In 1926 Peters and Carden were given a similar account of the story. The old plug horse and rifle were still part of the deal but the tract of land was 600 acres.

James Sims, great-grandfather of Miletus Sims (who is now living at Swiss and is 94 years of age), came from Culpepper county, Virginia, in 1795, and bought a 600-acre tract of land from Morris and Jones for which he paid on (sic, one) old plug horse and a muzzle-loading rifle. This tract of land was partly in Nicholas and partly in Fayette county.[6]

Col. Edward Campbell, author of a series of articles which appeared in the Chronicle in 1883, wrote about James Sims:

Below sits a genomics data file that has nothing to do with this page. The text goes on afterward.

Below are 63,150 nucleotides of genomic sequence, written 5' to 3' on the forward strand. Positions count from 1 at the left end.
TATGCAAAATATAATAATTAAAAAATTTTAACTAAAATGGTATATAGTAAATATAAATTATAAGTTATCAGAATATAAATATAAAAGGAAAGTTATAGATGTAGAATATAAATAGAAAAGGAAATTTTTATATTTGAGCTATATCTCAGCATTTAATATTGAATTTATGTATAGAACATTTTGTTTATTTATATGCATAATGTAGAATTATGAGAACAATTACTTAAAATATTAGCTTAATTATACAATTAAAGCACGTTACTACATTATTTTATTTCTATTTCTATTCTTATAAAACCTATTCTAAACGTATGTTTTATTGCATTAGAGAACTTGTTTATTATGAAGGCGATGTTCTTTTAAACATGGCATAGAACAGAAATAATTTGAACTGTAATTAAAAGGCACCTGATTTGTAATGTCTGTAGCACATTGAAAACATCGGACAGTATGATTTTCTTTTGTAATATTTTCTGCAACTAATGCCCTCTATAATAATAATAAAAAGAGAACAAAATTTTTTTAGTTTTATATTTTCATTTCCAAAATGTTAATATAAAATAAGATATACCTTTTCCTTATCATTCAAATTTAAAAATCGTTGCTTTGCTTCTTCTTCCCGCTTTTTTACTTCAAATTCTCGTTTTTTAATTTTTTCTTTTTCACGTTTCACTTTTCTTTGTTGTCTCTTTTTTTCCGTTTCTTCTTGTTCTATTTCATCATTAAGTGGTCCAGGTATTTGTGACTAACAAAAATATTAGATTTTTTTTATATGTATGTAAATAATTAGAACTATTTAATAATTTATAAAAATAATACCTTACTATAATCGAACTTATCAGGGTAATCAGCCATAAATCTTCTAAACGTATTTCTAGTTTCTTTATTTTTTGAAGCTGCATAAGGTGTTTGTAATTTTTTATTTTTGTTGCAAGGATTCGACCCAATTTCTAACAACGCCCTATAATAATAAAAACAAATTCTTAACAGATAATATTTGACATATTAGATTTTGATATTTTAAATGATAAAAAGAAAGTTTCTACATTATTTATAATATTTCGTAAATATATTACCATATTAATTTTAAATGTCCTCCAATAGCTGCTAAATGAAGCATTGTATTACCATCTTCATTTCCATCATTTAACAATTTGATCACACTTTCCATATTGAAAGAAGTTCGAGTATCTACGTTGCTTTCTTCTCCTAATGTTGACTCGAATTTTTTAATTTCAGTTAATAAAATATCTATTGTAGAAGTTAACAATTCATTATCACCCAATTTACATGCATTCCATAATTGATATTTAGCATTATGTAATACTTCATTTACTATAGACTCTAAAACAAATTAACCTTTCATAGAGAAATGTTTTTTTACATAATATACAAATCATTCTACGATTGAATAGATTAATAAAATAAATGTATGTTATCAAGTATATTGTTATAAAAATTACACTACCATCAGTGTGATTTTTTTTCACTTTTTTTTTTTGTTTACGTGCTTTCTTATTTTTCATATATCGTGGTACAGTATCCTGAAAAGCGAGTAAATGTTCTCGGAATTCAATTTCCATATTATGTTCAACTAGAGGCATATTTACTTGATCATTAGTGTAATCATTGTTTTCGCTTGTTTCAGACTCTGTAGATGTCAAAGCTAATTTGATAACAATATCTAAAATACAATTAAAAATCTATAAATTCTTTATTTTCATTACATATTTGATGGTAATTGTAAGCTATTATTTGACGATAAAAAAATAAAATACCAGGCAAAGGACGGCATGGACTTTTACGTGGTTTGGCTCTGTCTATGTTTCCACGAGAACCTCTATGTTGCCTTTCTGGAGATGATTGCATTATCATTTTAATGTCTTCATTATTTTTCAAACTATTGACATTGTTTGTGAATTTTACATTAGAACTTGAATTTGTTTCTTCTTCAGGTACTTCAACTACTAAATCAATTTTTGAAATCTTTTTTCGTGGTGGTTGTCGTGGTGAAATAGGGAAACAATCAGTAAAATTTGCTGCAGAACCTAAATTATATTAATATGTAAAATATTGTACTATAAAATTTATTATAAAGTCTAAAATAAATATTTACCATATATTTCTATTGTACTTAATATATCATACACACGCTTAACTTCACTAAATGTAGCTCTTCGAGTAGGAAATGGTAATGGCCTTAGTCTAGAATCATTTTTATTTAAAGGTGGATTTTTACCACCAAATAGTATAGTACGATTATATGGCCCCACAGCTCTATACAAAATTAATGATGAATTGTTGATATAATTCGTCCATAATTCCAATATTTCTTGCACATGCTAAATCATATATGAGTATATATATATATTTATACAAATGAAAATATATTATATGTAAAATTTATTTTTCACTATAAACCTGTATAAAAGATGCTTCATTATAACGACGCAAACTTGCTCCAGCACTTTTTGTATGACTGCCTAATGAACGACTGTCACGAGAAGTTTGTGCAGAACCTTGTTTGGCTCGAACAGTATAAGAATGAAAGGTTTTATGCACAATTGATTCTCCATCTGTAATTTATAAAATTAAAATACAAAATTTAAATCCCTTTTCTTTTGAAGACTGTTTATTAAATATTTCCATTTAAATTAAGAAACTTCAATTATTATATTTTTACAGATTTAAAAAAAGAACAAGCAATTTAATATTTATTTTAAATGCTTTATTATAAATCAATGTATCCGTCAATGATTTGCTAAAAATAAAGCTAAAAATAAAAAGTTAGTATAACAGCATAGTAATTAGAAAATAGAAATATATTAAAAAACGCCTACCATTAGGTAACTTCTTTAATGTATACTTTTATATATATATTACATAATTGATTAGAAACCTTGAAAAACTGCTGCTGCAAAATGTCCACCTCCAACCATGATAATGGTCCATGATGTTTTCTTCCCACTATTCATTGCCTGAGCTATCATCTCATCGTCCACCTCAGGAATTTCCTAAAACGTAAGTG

Going up Gauley River to the mouth of Little Elk, which empties into the river two miles above the ford, we come to the settlement made by J. Windsor. James Sims also made a small improvement at this place. He came from Jackson’s River in Bath County, Virginia. He was a gunsmith and blacksmith, and did but little farming. He had a large family of children, both male and female. Mr. Sims also brought the first darkies that were ever seen in these parts. He had two sons that were also gunsmiths and made the best of rifle guns. As these guns were much in demand with the increasing settlers they did a lucrative business. They both married young, and settled near their father and did some farming in addition to their work on guns. James lived to see his family settled here and elsewhere. His sons, William and Martin, remained here until they were old men and died leaving large families. James Sims was said to be 90 years old when he died.[7]